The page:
At the end of 2020, Standard Chartered made a big announcement. By 2023, the bank said that 90% of its 85,000 staff around the world would be given “flexi-working” arrangements, following in the footsteps of HSBC, Twitter, Barclays, and other large businesses who are starting to think that maybe the office isn’t all it’s cracked up to be.
And then just last month, the pendulum swung the other way with 60% of London workers reported to want to return to the office, a number that doubled in just two months.
As retailers and hospitality groups reopen, most leaders are putting into motion plans for how, when and where their employees get their jobs done ahead of the UK Government June deadline. For shared workspace providers like Huckletree who can ride the wave of uncertainty by offering flexibility on demand, our path may be a little clearer; but the bigger question we are now working on trying to solve for companies is how to help them reuse, rethink and rebuild their ideal of the corporate HQ. And the answer is probably the most exciting thing I’ve seen in my 8 years of Huckletree.
HQs have been part of our makeup for almost 300 years. In 1726, the UK’s first ever dedicated office was built in London, to handle the Royal Navy’s paperwork. But it wasn’t until the 1900s, when US architect Frank Lloyd Wright introduced the idea of open plan working to the world, that the office as we know it today came into shape.
Over time, the standalone HQ became synonymous with success; a way for companies to literally put themselves on the map and offer a visual representation of their size and power.
As Rita Gunther McGrath, a corporate strategy expert at Columbia Business School told The Atlantic : “The buildings symbolise what the company is going to achieve.”
But now, as employees value flexibility in where and how they work, businesses need help in rethinking the role of the HQ in that flexibility equation. We didn’t spend a year isolated and disconnected from our colleagues and customers to go back into a quiet office block. The symbol of success is not in the address you have, but in the principles that make up a workspace. Now, who we spend time with, and the total immersive in-space experience, need far more attention and conscious design than ever before.
Inside our Huckletree workspaces, we believe in building an ecosystem, not building desks.
Our 200,000 sqft of workspaces in the UK and Ireland are themed and curated by sector or industry, which means that our member businesses are working alongside the most relevant brands and companies that they can partner with, learn from, or hire from. We have always believed that these curated ecosystems are where the real value happens.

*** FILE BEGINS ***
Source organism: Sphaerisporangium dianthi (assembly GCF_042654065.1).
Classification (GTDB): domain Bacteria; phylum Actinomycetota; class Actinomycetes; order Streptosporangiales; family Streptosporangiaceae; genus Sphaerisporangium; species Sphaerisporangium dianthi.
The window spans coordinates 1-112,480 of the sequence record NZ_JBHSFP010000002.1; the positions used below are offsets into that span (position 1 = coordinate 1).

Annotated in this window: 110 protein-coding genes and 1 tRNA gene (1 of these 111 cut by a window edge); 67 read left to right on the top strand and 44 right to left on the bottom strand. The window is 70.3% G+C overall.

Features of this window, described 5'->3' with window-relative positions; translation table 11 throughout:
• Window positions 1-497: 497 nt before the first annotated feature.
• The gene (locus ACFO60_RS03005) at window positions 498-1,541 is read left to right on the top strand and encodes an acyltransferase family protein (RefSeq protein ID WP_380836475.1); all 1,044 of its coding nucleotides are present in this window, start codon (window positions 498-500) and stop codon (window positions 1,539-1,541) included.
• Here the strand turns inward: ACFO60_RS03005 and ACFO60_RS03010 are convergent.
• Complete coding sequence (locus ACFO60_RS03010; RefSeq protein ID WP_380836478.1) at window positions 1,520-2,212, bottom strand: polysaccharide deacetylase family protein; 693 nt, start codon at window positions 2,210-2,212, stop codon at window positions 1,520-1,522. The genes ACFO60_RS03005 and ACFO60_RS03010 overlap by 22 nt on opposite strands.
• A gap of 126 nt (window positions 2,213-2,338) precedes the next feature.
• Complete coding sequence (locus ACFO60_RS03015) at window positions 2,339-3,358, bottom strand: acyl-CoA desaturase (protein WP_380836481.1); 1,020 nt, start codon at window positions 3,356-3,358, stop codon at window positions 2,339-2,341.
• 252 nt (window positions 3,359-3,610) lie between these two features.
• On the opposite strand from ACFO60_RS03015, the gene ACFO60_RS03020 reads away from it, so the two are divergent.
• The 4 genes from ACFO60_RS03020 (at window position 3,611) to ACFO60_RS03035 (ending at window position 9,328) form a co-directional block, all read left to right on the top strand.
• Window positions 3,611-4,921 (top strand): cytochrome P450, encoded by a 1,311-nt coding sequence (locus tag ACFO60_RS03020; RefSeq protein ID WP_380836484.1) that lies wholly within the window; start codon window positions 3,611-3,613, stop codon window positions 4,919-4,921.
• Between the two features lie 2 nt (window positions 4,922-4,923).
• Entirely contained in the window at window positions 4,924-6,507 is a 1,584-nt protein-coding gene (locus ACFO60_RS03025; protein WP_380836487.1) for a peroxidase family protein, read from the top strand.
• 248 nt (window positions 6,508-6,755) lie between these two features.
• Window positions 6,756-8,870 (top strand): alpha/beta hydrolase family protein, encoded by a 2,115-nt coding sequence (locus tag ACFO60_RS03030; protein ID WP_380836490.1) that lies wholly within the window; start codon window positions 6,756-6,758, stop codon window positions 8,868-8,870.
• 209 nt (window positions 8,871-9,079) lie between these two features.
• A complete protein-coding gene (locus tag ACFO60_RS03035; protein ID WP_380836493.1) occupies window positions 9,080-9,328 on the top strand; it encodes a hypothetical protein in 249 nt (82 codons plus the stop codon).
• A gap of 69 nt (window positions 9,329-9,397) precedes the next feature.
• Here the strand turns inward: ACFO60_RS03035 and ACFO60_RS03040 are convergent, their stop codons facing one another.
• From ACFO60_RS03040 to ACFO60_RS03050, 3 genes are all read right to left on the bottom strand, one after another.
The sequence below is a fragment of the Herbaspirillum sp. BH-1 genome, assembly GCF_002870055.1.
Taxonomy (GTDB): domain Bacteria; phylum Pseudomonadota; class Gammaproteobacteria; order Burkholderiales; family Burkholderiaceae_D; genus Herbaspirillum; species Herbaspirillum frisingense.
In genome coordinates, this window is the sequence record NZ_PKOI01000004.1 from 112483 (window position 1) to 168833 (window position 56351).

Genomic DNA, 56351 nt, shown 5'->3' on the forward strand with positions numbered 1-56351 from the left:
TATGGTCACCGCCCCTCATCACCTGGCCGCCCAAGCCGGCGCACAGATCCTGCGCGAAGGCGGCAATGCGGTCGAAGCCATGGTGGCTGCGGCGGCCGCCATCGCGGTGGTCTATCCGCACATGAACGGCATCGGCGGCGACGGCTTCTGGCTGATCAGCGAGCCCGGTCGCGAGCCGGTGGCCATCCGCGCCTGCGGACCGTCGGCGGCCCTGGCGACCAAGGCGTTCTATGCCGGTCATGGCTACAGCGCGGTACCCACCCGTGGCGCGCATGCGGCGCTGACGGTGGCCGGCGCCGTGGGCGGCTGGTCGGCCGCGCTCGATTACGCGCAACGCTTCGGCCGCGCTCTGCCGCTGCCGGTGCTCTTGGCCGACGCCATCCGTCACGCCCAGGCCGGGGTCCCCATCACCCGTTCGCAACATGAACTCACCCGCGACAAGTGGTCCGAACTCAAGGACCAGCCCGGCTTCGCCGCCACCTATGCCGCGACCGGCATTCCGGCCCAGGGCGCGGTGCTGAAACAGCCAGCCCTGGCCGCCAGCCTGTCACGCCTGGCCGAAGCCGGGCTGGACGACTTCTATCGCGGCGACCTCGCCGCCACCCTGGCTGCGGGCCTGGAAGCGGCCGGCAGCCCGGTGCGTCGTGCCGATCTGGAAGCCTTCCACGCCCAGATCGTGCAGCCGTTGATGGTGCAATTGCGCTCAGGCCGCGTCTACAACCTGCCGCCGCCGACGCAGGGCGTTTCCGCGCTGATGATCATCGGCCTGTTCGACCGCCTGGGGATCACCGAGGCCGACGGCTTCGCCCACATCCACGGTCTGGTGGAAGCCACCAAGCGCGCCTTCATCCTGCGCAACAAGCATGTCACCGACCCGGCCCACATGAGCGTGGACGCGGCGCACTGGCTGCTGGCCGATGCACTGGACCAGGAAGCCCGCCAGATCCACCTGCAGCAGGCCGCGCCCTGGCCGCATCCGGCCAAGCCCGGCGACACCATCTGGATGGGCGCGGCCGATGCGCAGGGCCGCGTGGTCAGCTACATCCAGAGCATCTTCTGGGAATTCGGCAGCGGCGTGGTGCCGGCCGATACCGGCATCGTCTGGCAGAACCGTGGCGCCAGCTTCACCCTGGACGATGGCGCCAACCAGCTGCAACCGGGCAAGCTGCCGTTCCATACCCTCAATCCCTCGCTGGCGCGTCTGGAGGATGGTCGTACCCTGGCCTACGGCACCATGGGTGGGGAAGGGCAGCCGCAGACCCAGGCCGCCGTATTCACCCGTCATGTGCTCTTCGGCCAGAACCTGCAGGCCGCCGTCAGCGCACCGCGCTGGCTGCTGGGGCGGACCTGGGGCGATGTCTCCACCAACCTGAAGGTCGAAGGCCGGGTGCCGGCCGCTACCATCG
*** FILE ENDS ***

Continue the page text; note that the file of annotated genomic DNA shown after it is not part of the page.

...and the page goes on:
In our GovTech hub, PUBLIC Hall in Westminster you’ll find the Center for Data Ethics and Innovation working alongside Insurtech app pioneers and leading venture firm PUBLIC, whereas in our Venture hub for VC funds and investors in Soho, you’ll find pitches, roundtables and dealflow conversations with exciting portfolio companies. Last year we made 450 introductions across our member businesses, more than any year before, and that was under the constraints of the pandemic.
Yet we can’t build innovation ecosystems alone on zoom. And based on the increase in new enquiries and the number of new businesses who have joined us since the start of 2021, we’re not alone in that thinking. Mature scale-ups including Depop, MuscleFood and tech unicorns Personio and Starling Bank have joined Huckletree this past year, and moved fast on their return-to-work plans. And at the same time, we’ve had management consulting firms, creative agencies and heritage brands such as Colart change tact and opt for a shared model by joining our community over returning to their HQ. Why? Employees are craving spaces and those spaces have to be worth an employee’s commute, their effort and make commercial sense to the business. That means looking beyond standard perks and looking at what a community like ours can do for their employee productivity and wellbeing including mentoring, workshops, careers accelerators, wellness packages and innovation services.
Earlier this year we filled 100% of 20,000 sq ft of purpose-built space in WestWorks, White City Place with three of our member businesses looking for the trifecta of privacy, flexibility and ecosystem. No longer do you need to choose one.
I believe now more than ever that the physical nature of the office space still plays an incredibly important role in how we give people a sense of purpose, belonging and safety, how we facilitate connections, how we hit business results, and how we build a flourishing and active network. The two most exciting parts of our business today are our Real Estate and Growth and Innovation teams, who are working to deliver on our vision of building the home of innovation and impact for every industry.
Whether it’s a fintech hub in Dublin or a new health-tech campus in London, we are looking to build new partnerships with landlords and developers to reimagine buildings that have been left dormant, inject new life into them and keep these ecosystems growing. This is the new way to put companies on the map, by letting them subscribe to something bigger without the upfront risk, whilst letting landlords get in on the flexibility game quickly without waiting to see how things pan out.
Gabriela Hersham, CEO and Co-founder of Huckletree